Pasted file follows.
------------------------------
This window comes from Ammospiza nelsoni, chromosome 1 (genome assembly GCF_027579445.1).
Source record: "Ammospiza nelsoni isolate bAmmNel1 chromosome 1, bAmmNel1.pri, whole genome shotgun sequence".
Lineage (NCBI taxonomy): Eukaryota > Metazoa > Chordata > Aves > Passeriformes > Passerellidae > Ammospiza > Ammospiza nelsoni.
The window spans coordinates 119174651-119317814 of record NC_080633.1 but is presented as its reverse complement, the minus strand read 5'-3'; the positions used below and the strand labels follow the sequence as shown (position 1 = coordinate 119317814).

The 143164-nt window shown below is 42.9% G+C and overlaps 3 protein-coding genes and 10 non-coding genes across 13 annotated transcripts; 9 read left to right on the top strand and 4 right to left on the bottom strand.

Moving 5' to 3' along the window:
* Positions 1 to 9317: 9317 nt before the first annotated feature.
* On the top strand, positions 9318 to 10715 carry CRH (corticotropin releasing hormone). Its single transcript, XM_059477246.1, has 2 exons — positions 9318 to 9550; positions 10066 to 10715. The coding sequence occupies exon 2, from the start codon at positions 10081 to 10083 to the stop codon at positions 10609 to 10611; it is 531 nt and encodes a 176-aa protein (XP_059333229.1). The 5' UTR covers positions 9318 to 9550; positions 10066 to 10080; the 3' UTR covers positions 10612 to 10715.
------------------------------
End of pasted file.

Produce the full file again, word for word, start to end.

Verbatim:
This window comes from Ammospiza nelsoni, chromosome 1 (genome assembly GCF_027579445.1).
Source record: "Ammospiza nelsoni isolate bAmmNel1 chromosome 1, bAmmNel1.pri, whole genome shotgun sequence".
Lineage (NCBI taxonomy): Eukaryota > Metazoa > Chordata > Aves > Passeriformes > Passerellidae > Ammospiza > Ammospiza nelsoni.
The window spans coordinates 119174651-119317814 of record NC_080633.1 but is presented as its reverse complement, the minus strand read 5'-3'; the positions used below and the strand labels follow the sequence as shown (position 1 = coordinate 119317814).

The 143164-nt window shown below is 42.9% G+C and overlaps 3 protein-coding genes and 10 non-coding genes across 13 annotated transcripts; 9 read left to right on the top strand and 4 right to left on the bottom strand.

Moving 5' to 3' along the window:
* Positions 1 to 9317: 9317 nt before the first annotated feature.
* On the top strand, positions 9318 to 10715 carry CRH (corticotropin releasing hormone). Its single transcript, XM_059477246.1, has 2 exons — positions 9318 to 9550; positions 10066 to 10715. The coding sequence occupies exon 2, from the start codon at positions 10081 to 10083 to the stop codon at positions 10609 to 10611; it is 531 nt and encodes a 176-aa protein (XP_059333229.1). The 5' UTR covers positions 9318 to 9550; positions 10066 to 10080; the 3' UTR covers positions 10612 to 10715.